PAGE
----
April 28, 2006
National science fair a first for the deaf
From: Providence Journal - Providence,RI,USA - Apr 28, 2006
Thirteen students from the Rhode Island School for the Deaf will compete at the fair in Rochester, N.Y.
BY JENNIFER D. JORDAN
Journal Staff Writer
PROVIDENCE -- Christen Houde and Lessly Silva are no strangers to science competition.
The pair, both 16, won second place last month at the state science fair for their project, "The Effect of Calcium Supplements on the Decalcification Process." Their experiment showed how synthetic calcium supplements helped prevent chicken bones soaked in vinegar and water from bending. It proved more effective than natural calcium -- a result that surprised the two students.
"We thought natural would be better," said Lessly.
But today will be different.
The girls, along with 11 other students from the Rhode Island School for the Deaf, plan to board a bus at 5:30 this morning and head to Rochester, N.Y., for the first National Science Fair for Deaf and Hard-of-Hearing Students. The two-day fair is sponsored by the Rochester Institute for Technology, which counts among its 9 colleges the 1,100-student National Technical Institute for the Deaf.
"We want to involve secondary school students in the possibilities of exploring their future and looking at careers in science," said Ginny Barley, a senior staff assistant at the National Technical Institute for the Deaf, known as NTID.
The college, which was founded four decades ago, has interpreters, note takers and other services for deaf students, and it helps integrate them into classes offered at Rochester Institute of Technology's other eight colleges.
"Down the line, the students [in the science fair] might also possibly come to NTID, and this gives them a chance to see what kind of world is out there for them," Barley said.
Christen and Lessly say they are nervous.
"There will be a lot of people staring at us and a lot of judges," Christen said in sign language, translated by Jon Henry, an interpreter at the school.
Some of their classmates are relaxed about the trip.
"I feel great," said Luis Fernandez, 17. "I'm going to represent my school."
Luis, a senior, is considering attending the Institute for the Deaf this fall, and is looking forward to exploring the campus this weekend.
He won a scholarship to the Community College of Rhode Island, along with his science partner, Antonio Gomez, 16, for their project "The Factors Affecting an Inelastic Collision of Two Marbles." But Luis said he would prefer attending Rhode Island College or a school that is designed to serve deaf students, such as NTID or Gallaudet University in Washington, D.C., the nation's oldest university for deaf and hard-of-hearing students.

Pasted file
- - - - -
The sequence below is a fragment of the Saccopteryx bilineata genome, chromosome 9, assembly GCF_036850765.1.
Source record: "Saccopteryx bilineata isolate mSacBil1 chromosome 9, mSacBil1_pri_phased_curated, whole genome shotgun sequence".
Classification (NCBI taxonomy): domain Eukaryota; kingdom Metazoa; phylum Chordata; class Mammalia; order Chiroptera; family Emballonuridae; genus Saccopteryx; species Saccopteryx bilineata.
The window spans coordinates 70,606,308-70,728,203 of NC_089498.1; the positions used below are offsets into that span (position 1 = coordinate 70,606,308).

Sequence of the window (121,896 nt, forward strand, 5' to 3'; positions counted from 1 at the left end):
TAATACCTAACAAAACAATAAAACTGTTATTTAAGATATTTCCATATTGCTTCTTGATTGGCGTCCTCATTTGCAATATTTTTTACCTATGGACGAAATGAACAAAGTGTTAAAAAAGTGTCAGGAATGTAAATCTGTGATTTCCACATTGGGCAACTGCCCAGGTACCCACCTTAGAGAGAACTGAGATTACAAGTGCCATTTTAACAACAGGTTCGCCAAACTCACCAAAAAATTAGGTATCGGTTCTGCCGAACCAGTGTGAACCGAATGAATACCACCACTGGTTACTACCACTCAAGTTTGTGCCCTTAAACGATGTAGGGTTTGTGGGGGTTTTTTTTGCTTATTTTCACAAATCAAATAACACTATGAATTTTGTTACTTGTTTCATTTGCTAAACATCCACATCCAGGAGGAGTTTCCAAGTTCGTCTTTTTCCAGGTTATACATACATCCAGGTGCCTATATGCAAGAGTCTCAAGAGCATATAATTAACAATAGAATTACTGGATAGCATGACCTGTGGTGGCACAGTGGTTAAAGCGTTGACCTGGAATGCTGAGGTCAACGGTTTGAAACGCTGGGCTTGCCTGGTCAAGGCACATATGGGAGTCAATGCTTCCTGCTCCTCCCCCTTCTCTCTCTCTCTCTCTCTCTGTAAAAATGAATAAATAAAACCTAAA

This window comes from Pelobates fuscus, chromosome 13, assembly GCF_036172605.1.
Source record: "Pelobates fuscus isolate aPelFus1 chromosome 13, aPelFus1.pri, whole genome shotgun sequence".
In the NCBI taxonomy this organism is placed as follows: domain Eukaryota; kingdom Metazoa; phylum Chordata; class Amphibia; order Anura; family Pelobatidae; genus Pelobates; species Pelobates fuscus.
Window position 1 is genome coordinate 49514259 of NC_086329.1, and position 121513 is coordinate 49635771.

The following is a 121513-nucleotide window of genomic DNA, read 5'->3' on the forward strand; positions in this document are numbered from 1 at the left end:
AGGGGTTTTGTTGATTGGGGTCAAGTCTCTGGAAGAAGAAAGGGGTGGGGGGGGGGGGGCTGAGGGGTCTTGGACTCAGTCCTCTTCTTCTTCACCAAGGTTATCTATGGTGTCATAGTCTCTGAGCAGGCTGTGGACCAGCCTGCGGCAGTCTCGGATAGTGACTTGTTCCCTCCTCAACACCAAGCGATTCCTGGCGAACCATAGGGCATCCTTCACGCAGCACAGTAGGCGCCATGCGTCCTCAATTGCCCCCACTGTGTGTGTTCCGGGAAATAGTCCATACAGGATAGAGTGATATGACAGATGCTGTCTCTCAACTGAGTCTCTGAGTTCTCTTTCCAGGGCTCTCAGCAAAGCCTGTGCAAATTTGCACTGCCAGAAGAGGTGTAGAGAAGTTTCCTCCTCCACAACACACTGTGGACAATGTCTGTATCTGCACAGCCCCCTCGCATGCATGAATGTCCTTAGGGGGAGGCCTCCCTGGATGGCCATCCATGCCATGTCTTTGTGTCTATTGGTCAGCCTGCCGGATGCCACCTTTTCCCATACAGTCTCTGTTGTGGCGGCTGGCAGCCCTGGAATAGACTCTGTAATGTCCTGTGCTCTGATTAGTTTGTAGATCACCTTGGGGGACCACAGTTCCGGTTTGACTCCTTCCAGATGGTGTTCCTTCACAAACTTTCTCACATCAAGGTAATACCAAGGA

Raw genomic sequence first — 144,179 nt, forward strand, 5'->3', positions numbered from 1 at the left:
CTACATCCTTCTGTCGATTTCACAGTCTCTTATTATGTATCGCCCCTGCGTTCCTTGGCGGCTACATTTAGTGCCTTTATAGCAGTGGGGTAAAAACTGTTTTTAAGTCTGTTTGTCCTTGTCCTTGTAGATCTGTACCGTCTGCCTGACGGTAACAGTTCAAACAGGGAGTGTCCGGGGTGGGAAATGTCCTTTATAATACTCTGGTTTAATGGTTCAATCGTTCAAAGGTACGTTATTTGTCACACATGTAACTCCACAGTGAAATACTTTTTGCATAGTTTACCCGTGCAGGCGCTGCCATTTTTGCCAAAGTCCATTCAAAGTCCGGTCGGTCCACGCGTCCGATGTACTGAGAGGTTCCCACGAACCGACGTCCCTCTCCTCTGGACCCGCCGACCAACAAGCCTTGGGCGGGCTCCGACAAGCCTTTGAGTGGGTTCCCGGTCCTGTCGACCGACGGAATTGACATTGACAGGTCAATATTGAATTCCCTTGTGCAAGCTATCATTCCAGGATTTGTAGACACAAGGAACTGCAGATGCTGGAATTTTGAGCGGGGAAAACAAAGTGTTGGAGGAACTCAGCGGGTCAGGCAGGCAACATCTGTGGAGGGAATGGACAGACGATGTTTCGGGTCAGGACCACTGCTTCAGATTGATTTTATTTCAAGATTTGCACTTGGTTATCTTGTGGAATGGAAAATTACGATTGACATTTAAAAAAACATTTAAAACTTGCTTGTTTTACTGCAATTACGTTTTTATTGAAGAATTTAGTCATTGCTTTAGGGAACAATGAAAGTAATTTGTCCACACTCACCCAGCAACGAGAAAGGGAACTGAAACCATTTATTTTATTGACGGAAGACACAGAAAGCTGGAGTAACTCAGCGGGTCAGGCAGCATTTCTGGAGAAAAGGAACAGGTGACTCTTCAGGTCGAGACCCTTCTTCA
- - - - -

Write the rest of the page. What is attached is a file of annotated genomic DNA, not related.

Luis said he hopes to study science and perhaps become a veterinarian. He has worn a hearing aid since he was young, and follows conversations by reading lips.
The students' science teacher, Joyce Doblmeier, will stay at home this weekend to care for her ailing mother, while other teachers travel to Rochester with the students.
Just a handful of deaf students other than the local students are registered for the fair -- one from New Mexico and two from upstate New York, but Doblmeier's students are looking forward to meeting them and being in "an environment where there are no barriers to communication, just like being at school," Doblmeier said.
The Rhode Island School for the Deaf serves a diverse group of students, ranging in age from 3 to 21.
"These students all work really hard and they want to achieve at the same level as hearing kids," Doblmeier said. "But they don't all have full access to sign language at home, and so they have to do all their project work in school."
The Rhode Island School for the Deaf, which has about 102 students, is a place where "these kids can feel the freedom to express themselves and to be understood," Doblmeier said.
Her students have enjoyed participating in school and state science fairs for the past several years, she said.
"It shows what they can do, not what they can't do," she said. "They take pride in it."
Other local students who will attend the national science fair include:
Adam Richard, 14, of Achusnet, Mass., presenting "Characteristics of Environmentally Safe Natural Plastics."
Jordan Marcotte, 15, of Lincoln, and Erin Fernandez, 15, of Providence, presenting "The Effect of Friction on the Distance of Rolling Cars."
Ashley Byrnes, 17, of Mendon, Mass., and Jasmine McLean, 16, of Providence, presenting "The Comparison of Vitamin C in Fruits and Vegetables."
Jesus Bickmore, 19, of Pawtucket, and Jessica Wordell, 17, of Tiverton, presenting "The Comparison of Three Different Brands of Paper Towels."
David Alves, 15, of North Smithfield, and Christopher Morgan, 16, of East Bridgewater, Mass., presenting "The Determination of the Safest Products to Melt Ice."
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Â© 2006 The Providence Journal Co.